National Debt Under Obama

How Much Did Obama Add to the Nation's Debt?

President Obama
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Depending on who you ask, President Obama added anywhere from $983 billion to $9 trillion to the national debt. Who's lying? None of them. There are three ways to look at the debt added by any president

The first, and most common, method is to subtract the debt level when he took office from the debt level when he left. The second, and more accurate, method is to add together his projected budget deficits. The third method is the fairest but also the most complicated. It adds just the deficits created by the president's specific initiatives. 

Review these three methods below. Then, you'll be able to win any argument made about how much President Obama added to the national debt. 

Method 1. Debt Added Since Obama Took Office

The largest number comes from calculating how much the debt increased during Obama's two terms. On January 20, 2009, when he was sworn in, the debt was $10.626 trillion. On January 20, 2017, when he left, it was $19.947 trillion. It explains why most people say Obama added $9 trillion to the debt, more than any other president. 

Method 2. Obama's Budget Deficits

The second method is to add up all of the budget deficits incurred while Obama was in office. But it's a little misleading to hold any president completely accountable for the deficit incurred during the first year. Most of that deficit rightfully belongs to the previous president since he created the budget.

President Bush's last budget, for Fiscal Year 2009, created a deficit of $1.16 trillion. That fiscal year began on October 1, 2008, and continued until September 30, 2009. Although most of that deficit occurred after Obama took office, it was a result of Bush's budget.

Similarly, the first deficit that occurred after President Trump took office was due to Obama's last budget. Here are the deficits by year that can accurately be attributed to Obama.

    The deficits from all these budgets total $6.785 trillion. But, like most presidents, Obama's contribution to the debt was higher. There's a difference between the deficit and the debt by president. All presidents can employ sleight of hand to reduce the appearance of the deficit. They can borrow from federal retirement funds.

    For example, the Social Security Trust Fund has run a surplus since 1987. There were more working people contributing via payroll taxes than retired people withdrawing benefits. The Fund invests its surplus in U.S. Treasury notes. The president can reduce the deficit by spending these funds instead of issuing new Treasurys. As a result, Obama added $8.588 trillion to the debt.

    Method 3. How Obama's Policies Increased the Debt

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    Is it fair to blame any president for events over which he had no control? During Obama's terms, there was less federal income than usual. The recession and the Bush tax cuts reduced tax receipts. At the same time, the cost of Social Security, Medicare, and other mandatory programs continued to increase.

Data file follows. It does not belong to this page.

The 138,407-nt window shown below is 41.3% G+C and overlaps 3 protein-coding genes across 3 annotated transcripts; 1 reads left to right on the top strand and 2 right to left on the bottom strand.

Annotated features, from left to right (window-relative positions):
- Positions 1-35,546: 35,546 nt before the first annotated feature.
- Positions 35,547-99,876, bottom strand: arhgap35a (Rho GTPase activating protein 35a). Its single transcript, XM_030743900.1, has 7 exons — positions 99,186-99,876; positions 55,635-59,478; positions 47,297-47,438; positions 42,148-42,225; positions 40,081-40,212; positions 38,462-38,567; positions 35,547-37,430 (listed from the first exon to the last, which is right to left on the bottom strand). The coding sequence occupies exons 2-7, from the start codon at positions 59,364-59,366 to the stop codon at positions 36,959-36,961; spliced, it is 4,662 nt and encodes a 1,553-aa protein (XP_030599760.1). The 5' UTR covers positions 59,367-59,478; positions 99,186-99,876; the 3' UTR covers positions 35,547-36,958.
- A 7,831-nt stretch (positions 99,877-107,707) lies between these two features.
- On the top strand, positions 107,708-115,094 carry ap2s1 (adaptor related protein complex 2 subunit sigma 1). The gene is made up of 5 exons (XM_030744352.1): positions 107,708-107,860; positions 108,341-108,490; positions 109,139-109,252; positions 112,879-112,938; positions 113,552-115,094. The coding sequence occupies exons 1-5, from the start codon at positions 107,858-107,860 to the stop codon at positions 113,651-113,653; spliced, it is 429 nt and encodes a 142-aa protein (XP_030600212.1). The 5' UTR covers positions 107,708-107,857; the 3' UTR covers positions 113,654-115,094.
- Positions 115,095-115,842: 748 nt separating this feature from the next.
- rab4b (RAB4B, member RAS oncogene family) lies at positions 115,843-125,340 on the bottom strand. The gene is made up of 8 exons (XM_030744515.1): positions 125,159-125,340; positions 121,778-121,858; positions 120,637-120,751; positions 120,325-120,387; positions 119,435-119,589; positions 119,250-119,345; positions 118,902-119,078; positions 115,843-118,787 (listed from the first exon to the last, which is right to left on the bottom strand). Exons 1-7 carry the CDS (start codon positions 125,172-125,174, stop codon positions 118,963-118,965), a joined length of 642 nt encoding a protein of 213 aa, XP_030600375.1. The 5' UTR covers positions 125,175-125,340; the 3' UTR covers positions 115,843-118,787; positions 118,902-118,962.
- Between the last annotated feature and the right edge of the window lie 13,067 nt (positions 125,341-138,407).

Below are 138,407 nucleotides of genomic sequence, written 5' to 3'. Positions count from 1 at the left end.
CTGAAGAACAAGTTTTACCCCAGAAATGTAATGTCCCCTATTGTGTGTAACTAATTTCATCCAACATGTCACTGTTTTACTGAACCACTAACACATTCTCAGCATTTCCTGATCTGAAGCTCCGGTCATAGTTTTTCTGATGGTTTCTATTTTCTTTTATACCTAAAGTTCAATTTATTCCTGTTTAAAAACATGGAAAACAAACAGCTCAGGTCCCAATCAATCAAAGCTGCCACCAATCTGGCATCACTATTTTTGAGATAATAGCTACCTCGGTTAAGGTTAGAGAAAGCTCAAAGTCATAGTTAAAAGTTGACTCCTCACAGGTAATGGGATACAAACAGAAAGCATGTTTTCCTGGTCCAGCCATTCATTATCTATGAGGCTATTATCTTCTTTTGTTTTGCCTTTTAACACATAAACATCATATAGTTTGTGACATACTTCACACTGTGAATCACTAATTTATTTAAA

The fairest method is to measure the debt incurred by Obama's specific policies. The Congressional Budget Office does this for every program. The CBO found that Obama's largest contribution to the debt was the Obama tax cuts, which were an extension of the Bush tax cuts. They added $858 billion to the debt in 2011 and 2012.

    The next largest was the American Recovery and Reinvestment Act. It added $787 billion between 2009 and 2012. It cut taxes, extended unemployment benefits, and funded job-creating public works projects. Like the tax cuts, the ARRA stimulated the economy after the 2008 financial crisis

    Obama increased military spending from an average of $500 billion to $800 billion a year. In FY 2011, he set a new record of $855 billion in FY 2011 set a new record. Obama spent $807 billion on the wars in Afghanistan and Iraq. That's almost as much as the $1.16 trillion Bush devoted to the War on Terror.

    What about the Patient Protection and Affordable Care Act? It didn't add anything to the debt in Obama's first term. Most of Obamacare's costs began in 2014 when the health insurance exchanges opened. It also extended coverage to more low-income people that year. But Obamacare's tax increases offset its costs to the tune of $104 billion between 2010 and 2019.

    Congress and Obama also negotiated the sequestration budget cuts. That cut the deficit by a small percentage. When all these are added up, Obama's debt contribution was $983 billion, according to an analysis by the Washington Post.